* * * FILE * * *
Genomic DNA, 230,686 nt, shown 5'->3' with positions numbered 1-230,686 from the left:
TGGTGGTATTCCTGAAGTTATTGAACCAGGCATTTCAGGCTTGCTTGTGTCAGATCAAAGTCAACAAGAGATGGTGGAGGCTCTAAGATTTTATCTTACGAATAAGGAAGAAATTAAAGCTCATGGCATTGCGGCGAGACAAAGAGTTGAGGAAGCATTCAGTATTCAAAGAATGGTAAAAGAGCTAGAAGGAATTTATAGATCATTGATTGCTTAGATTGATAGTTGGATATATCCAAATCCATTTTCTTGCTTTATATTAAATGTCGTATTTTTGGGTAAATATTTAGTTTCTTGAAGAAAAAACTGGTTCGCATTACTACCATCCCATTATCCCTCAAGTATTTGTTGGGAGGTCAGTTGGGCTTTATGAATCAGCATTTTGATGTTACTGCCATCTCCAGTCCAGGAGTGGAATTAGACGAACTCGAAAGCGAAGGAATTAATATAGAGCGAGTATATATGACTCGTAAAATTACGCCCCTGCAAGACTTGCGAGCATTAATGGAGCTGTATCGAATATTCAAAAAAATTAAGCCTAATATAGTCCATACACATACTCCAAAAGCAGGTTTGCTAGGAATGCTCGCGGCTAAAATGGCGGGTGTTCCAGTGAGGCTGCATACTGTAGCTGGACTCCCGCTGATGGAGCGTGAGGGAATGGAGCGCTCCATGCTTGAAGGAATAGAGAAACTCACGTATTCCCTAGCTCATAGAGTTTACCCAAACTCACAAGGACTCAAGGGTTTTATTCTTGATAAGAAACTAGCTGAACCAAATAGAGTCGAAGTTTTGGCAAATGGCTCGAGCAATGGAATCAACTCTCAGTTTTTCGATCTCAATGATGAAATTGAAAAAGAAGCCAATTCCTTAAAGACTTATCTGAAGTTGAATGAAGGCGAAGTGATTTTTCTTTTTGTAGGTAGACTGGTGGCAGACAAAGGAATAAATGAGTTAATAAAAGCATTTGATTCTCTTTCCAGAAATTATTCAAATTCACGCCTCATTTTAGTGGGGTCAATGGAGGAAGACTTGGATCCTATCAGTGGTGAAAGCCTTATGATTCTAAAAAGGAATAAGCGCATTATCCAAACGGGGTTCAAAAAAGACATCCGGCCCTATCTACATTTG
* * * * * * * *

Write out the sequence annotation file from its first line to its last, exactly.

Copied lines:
Genomic DNA, 230,686 nt, shown 5'->3' with positions numbered 1-230,686 from the left:
TGGTGGTATTCCTGAAGTTATTGAACCAGGCATTTCAGGCTTGCTTGTGTCAGATCAAAGTCAACAAGAGATGGTGGAGGCTCTAAGATTTTATCTTACGAATAAGGAAGAAATTAAAGCTCATGGCATTGCGGCGAGACAAAGAGTTGAGGAAGCATTCAGTATTCAAAGAATGGTAAAAGAGCTAGAAGGAATTTATAGATCATTGATTGCTTAGATTGATAGTTGGATATATCCAAATCCATTTTCTTGCTTTATATTAAATGTCGTATTTTTGGGTAAATATTTAGTTTCTTGAAGAAAAAACTGGTTCGCATTACTACCATCCCATTATCCCTCAAGTATTTGTTGGGAGGTCAGTTGGGCTTTATGAATCAGCATTTTGATGTTACTGCCATCTCCAGTCCAGGAGTGGAATTAGACGAACTCGAAAGCGAAGGAATTAATATAGAGCGAGTATATATGACTCGTAAAATTACGCCCCTGCAAGACTTGCGAGCATTAATGGAGCTGTATCGAATATTCAAAAAAATTAAGCCTAATATAGTCCATACACATACTCCAAAAGCAGGTTTGCTAGGAATGCTCGCGGCTAAAATGGCGGGTGTTCCAGTGAGGCTGCATACTGTAGCTGGACTCCCGCTGATGGAGCGTGAGGGAATGGAGCGCTCCATGCTTGAAGGAATAGAGAAACTCACGTATTCCCTAGCTCATAGAGTTTACCCAAACTCACAAGGACTCAAGGGTTTTATTCTTGATAAGAAACTAGCTGAACCAAATAGAGTCGAAGTTTTGGCAAATGGCTCGAGCAATGGAATCAACTCTCAGTTTTTCGATCTCAATGATGAAATTGAAAAAGAAGCCAATTCCTTAAAGACTTATCTGAAGTTGAATGAAGGCGAAGTGATTTTTCTTTTTGTAGGTAGACTGGTGGCAGACAAAGGAATAAATGAGTTAATAAAAGCATTTGATTCTCTTTCCAGAAATTATTCAAATTCACGCCTCATTTTAGTGGGGTCAATGGAGGAAGACTTGGATCCTATCAGTGGTGAAAGCCTTATGATTCTAAAAAGGAATAAGCGCATTATCCAAACGGGGTTCAAAAAAGACATCCGGCCCTATCTACATTTG